A young Muslim woman living in the Valencia region has been missing classes for a week over her refusal to remove her headscarf.
Takwa Rejeb, 22, who was born in Spain and has Spanish nationality, has been told by the education center that internal rules forbid students from wearing any type of head covering, whether for religious motives or otherwise.
Benlliure High is a public school and they make me feel like an oddball. But why should I be an oddball?
But Rejeb says that her veil is part of her religious identity and she feels that she should be allowed to wear it.
“It’s a contradiction. They tell you to be free, yet on the other hand they don’t let you be free,” said Rejeb in statements to EL PAÍS. “They place you between a rock and a hard place. Either you take it off or you don’t study.”
The Valencia school where Rejeb is following an evening course in tourism studies says that it’s a matter of internal school rules that were approved by the faculty in 2009.
The issue has reached the regional education department, which recently said that schools have the power to make their own rules on proper student attire.
Valencian authorities said that it is up to the center to decide whether it makes an exception in this case. If not, it suggests that Rejeb be transferred to another school that does not ban head coverings.
But the non-profit group SOS Racismo believes the school should backtrack, noting that Rejeb’s parents came to Spain for political reasons and that her father has since passed away.
“This is a shocking situation that I never thought I would have to go through,” says Rejeb. “I am the first person to oppose imposition, but this is my choice and I am proud of it.”
Sources at the Valencia education department said the rules were made with other types of headgear in mind, such as baseball caps or balaclavas. But making an exception with the hijab would mean that teachers could not uphold the rule anymore, say officials at Benlliure High School in Valencia.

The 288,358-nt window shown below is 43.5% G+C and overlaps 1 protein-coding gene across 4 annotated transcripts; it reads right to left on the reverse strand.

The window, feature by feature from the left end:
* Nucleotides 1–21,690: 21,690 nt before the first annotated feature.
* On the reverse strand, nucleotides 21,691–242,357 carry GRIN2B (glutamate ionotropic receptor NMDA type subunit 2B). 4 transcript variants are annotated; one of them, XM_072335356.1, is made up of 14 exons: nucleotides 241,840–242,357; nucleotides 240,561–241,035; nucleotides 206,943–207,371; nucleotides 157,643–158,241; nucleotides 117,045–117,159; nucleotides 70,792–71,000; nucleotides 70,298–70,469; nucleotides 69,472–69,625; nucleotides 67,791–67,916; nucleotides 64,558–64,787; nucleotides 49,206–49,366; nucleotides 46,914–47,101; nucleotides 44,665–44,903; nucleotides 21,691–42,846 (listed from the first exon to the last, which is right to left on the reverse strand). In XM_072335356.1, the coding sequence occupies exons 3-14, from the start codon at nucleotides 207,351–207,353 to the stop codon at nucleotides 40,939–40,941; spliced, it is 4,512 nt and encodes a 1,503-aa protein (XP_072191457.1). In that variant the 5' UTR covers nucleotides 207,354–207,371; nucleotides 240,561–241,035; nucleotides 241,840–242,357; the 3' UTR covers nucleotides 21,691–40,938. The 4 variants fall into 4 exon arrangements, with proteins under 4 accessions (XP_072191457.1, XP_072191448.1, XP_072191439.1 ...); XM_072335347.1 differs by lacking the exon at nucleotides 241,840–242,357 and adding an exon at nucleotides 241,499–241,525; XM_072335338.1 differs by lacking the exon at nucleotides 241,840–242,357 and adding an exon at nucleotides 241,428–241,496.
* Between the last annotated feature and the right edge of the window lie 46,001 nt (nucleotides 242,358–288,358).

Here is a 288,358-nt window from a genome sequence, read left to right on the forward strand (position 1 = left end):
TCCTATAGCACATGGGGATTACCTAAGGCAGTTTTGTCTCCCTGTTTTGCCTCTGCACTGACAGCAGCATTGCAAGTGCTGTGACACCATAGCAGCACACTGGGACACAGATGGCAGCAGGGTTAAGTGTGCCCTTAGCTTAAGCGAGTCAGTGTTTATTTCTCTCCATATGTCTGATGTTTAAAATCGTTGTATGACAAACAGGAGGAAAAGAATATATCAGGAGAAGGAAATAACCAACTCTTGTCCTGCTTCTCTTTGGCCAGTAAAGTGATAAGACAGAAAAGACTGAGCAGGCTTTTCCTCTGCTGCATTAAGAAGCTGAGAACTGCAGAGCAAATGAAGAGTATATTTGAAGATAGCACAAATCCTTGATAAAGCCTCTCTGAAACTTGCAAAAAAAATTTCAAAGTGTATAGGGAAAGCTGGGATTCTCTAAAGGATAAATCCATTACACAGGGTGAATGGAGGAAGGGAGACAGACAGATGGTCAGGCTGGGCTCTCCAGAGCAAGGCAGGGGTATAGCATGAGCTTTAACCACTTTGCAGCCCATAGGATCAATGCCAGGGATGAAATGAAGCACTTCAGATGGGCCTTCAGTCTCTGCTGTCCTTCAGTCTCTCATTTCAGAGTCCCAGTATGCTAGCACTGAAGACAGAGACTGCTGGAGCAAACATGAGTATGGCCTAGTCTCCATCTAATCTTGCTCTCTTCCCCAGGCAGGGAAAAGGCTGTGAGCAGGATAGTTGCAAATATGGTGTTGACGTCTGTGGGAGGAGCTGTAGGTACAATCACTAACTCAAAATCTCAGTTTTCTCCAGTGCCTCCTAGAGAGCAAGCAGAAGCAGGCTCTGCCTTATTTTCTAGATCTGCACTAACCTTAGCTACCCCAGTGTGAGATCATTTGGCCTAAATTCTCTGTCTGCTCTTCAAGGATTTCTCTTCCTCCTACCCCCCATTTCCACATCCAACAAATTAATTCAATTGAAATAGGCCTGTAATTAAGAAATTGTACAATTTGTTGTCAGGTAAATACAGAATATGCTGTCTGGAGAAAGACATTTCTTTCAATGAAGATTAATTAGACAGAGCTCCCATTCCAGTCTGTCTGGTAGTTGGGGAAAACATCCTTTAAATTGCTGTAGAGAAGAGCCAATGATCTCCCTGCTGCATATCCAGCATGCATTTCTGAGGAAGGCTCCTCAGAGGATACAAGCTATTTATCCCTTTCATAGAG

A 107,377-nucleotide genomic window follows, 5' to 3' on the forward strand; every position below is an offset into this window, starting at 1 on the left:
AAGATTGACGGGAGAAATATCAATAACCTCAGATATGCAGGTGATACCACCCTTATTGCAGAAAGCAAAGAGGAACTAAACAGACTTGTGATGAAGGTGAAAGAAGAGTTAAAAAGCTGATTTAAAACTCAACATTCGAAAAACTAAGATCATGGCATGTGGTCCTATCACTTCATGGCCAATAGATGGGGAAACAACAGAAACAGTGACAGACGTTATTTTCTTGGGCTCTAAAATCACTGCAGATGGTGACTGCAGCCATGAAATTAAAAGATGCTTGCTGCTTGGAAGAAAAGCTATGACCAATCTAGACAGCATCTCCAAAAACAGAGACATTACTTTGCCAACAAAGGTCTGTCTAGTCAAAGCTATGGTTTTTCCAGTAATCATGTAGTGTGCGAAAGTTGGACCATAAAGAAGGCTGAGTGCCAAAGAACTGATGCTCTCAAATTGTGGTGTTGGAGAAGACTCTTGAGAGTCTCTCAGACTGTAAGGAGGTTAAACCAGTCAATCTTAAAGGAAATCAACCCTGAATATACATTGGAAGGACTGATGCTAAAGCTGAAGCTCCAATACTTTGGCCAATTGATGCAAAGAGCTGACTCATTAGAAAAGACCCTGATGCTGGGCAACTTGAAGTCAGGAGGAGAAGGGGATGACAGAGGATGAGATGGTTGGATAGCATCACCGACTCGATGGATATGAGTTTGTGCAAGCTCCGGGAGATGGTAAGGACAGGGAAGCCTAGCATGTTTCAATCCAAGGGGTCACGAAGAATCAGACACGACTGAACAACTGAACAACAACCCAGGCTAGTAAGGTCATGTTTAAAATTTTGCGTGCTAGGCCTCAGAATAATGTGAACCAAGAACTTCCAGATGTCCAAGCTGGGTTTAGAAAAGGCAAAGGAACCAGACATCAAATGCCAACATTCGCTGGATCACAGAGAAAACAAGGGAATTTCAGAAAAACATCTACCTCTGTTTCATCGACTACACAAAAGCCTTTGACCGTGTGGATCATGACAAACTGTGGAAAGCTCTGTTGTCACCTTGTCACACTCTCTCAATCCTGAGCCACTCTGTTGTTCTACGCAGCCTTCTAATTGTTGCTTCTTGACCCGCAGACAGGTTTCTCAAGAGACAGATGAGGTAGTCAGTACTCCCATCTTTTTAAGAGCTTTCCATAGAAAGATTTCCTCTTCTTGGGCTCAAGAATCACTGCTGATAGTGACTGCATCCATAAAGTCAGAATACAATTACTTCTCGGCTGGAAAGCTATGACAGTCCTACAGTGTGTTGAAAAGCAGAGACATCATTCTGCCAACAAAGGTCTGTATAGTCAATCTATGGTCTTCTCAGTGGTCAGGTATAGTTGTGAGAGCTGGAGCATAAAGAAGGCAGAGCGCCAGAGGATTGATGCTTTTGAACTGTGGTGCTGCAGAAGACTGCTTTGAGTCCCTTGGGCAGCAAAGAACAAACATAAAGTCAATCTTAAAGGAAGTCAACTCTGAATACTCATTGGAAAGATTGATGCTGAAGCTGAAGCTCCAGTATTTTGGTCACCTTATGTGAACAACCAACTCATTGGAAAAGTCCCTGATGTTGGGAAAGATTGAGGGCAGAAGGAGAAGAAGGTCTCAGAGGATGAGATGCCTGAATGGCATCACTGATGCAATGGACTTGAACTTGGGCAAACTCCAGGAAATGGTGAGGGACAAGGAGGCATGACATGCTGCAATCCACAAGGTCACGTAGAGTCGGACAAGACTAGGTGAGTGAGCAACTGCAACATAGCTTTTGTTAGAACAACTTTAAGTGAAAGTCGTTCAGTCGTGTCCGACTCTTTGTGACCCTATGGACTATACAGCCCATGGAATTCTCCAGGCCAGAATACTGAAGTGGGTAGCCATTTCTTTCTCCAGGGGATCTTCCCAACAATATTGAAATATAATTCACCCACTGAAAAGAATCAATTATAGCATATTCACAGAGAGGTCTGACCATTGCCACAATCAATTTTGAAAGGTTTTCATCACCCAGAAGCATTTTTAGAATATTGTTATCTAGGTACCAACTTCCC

The only exceptions that are contemplated is for cases of illness, such as students undergoing chemotherapy.
Valencian authorities said that it is up to the center to decide whether it makes an exception
Rejeb says she never had problems with her veil while in high school at a different center in Malilla, a neighborhood of the city of Valencia.
“They teach you to help others, to put yourself in their shoes and respect them. And then you get this,” she said. “They insist on comparing it with wearing caps, but it’s not the same thing, this is a symbol of my identity.”
Lawyers for SOS Racismo have taken the case to Spain’s Ombudsman and to the regional equivalent in Valencia, the Síndic de Greuges.
The school principal, Josep Cuenca, told EL PAÍS that the rules are not made to discriminate anyone, that they are “reasonable and widely accepted” by students, and that there are no plans to change them.
The headgear ban was introduced in 2009 for “reasons of homogeneity and even health,” said the principal, citing the fact that high school students have gym classes.
Cuenca also notes that there were three prior cases of students with hijabs at the center. One was transferred to a different center, another one took off her veil, and a third dropped out of high school.
The same vocational training studies are available at a public school in Mislata, near Valencia. But Rejeb refuses to even consider transferring there.
“It may sound easy to them, but for me Mislata is very far away. And I think I have the right [to wear the hijab]. Benlliure High is a public school and they make me feel like an oddball. But why should I be an oddball?”
English version by Susana Urra.